Samba or network issue

Discussion in 'OT Technology' started by Astro, Aug 28, 2003.

  1. Astro

    Astro Code Monkey

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    This is odd. Maybe someone here has some ideas...

    I have 3 computers. Two of which are Win98. The other is an old Red Hat v6 box. Samba on the RH box has been running steadily for the past several years without problems. Tonight, from either Win98 box, I can't access the shared drives. I get "\\Endeavour is not accessible. The network is busy."

    The network is pretty quiet actually. Both Win98 boxes can see and access each others shared drives. No changes have been made to smb.conf.

    Since nothing has changed configuration-wise on either the Win98 or Linux boxes, I thought it might be network related. I've got two 10/100mbs hubs of which one is a DLink and I know its flakey - especially when it gets overcooked. I swapped out my two hubs for a 10mbs 8 port one which has been pretty reliable. Still no luck.

    I'm able to ping, ftp, http to my Linux box. Even from my linux box I can do "smbclient '\\atlantis\cdrive'" or even "smbclient '\\endeavour\web'" (which is the linux box and one of its shares) which tells me the network is good going outbound from the Linux box and Samba is configured correctly.

    I did a quick search on Google and I didn't find anything that matched this particular problem. Anyone have any thoughts?

    Edit: I'll also mention my hosts file (on the Linux box) does have 127.0.0.1 on the first line.

    Edit: I'm noticing in the smb logs this: read_data: read failure. Error = Connection reset by peer

    To me this would imply the drive is acting silly, but I don't know. I'm not finding anything on google.com so far...
     
    Last edited: Aug 28, 2003
  2. SLED

    SLED build an idiot proof device and someone else will

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    what about your network cards.... i've had a couple go bad on me before and in which they would only fail on certain services...

    can you mount your win98's share to your linux box, and trasnfer files?
     
  3. Astro

    Astro Code Monkey

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    Both Win98 boxes can't access the Linux shares. But from the Linux box, I can access either Win98 box (so I could transfer files via smbclient).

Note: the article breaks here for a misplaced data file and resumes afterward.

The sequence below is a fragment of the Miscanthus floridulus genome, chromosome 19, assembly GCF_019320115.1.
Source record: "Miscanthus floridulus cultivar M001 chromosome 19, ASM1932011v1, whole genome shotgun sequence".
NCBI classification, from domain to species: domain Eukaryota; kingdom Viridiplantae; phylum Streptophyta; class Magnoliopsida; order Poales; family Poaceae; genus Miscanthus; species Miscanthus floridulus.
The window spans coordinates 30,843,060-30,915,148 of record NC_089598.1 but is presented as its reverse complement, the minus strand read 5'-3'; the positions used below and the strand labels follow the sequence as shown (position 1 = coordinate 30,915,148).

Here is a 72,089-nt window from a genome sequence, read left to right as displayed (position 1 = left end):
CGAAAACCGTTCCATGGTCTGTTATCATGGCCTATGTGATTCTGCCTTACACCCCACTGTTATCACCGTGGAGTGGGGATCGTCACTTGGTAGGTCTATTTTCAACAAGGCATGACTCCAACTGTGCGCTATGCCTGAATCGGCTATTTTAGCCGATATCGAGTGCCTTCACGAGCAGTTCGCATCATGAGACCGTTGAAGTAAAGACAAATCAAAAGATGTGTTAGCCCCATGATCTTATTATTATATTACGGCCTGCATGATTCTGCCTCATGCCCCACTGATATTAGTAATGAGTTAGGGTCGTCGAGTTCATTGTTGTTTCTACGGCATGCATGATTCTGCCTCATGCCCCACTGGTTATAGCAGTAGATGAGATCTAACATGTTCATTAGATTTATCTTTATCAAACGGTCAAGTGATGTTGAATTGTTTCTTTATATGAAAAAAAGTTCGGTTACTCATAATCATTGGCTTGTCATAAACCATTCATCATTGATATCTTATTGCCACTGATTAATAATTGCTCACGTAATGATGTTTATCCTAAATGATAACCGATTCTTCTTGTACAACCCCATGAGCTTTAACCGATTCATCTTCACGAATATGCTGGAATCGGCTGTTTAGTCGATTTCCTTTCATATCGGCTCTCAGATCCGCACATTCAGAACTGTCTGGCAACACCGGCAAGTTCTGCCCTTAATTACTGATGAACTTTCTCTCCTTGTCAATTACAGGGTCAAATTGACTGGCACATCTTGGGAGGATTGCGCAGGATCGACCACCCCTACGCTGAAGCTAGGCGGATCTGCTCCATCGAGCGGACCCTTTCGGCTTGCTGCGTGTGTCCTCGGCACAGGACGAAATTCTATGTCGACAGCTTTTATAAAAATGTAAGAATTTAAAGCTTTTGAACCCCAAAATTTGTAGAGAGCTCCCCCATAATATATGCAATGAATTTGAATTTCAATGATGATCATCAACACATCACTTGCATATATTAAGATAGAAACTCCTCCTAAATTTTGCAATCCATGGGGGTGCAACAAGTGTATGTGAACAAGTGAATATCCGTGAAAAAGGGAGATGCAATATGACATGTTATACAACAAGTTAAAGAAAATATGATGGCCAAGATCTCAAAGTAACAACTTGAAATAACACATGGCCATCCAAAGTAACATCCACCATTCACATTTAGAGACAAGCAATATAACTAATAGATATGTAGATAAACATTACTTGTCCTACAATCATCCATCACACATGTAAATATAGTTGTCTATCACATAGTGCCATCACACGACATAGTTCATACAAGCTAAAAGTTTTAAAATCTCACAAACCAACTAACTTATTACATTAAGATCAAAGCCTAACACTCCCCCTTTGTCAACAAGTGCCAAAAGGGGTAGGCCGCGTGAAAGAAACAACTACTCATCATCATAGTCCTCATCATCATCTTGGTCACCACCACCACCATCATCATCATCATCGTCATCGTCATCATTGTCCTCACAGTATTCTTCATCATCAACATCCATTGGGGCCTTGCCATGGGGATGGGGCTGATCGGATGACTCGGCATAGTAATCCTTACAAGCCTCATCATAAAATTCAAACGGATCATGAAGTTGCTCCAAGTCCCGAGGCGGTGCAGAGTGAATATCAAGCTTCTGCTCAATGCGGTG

I'm kind of leaning towards the the NIC in the linux box as being fussy. What timing. The cable Internet died last night, along with Samba, and I had been too lazy to update my DNS since my last move and my old ISP finally killed my access to their DNS boxes. Fun night last night!
     
  4. Astro

    Astro Code Monkey

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    SLED: You were right on!

    When I built this Linux box, I put in two identical 10/100 D-Links in there (it started life as a NAT box). It was just a matter of flipping the cable and activating the 2nd card and giving it a static IP address. Rebooted and life is really good. In fact, I think the faulty D-Link in question has been a problem for the past year or so because my data transfer rate (when copying files) seems a ton better now on the 2nd card.

    Whew! Life is good again...
     
  5. Rob

    Rob OT Supporter

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    Just a note for future readers.....you see what happends when you use DLink?
     
  6. Penguin Man

    Penguin Man Protect Your Digital Liberties

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    Meh, I've had a DLink running in my firewall for a few years, and haven't had any problems with it.

    That being said, I put a DLink in a machine I built at work, and had a hell of a time trying to get it to work. Apparently it didn't exist (no listing of it on the DLink website, couldn't find drivers for it). I gave up and swapped in a different card :big grin:
     
  7. SLED

    SLED build an idiot proof device and someone else will

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    hmmm, that's really weird, although i've had duplicate cards in a linux system before, and had trouble with sharing the driver modules. I ended up re-compiling an extra module from source and it worked fine. These days i don't even mess with it, and just always put two different cards in which don't share drivers :dunno:
     
  8. Aimless

    Aimless Resident drunkey

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    Hrmmm, my onboard NIC and my dual-port Intel EEPro 100 both use the same modules and I've had no problems.

    <Obligatory D-Link blows remark>
     
  9. Astro

    Astro Code Monkey

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    Yeah, I can't say I'd recommend DLink for production environments (unless you think you need additional job security :) ). For home use they're ok if you know what to expect. I think I've gotten a good solid 5-6 years out of several DLink cards with this being the first problem. These DLinks are kinda cool being that they're 10/100 on a 16bit ISA bus, but can be plugged into an 8bit ISA bus if needed (which I did in an old 8088).

    As for the dual NICs, they're using the same driver (the NICs are both on different IRQs and addresses). I don't really have any problems configuring it (in fact, I think thats one of the reasons I used the DLinks was there were Linux drivers). I do remember reading and following a How-To on configuring dual NICs. I will admit if I had to setup another dual NIC Linux box today, I'd have to get some docs - I've forgotten what was all involved.
     

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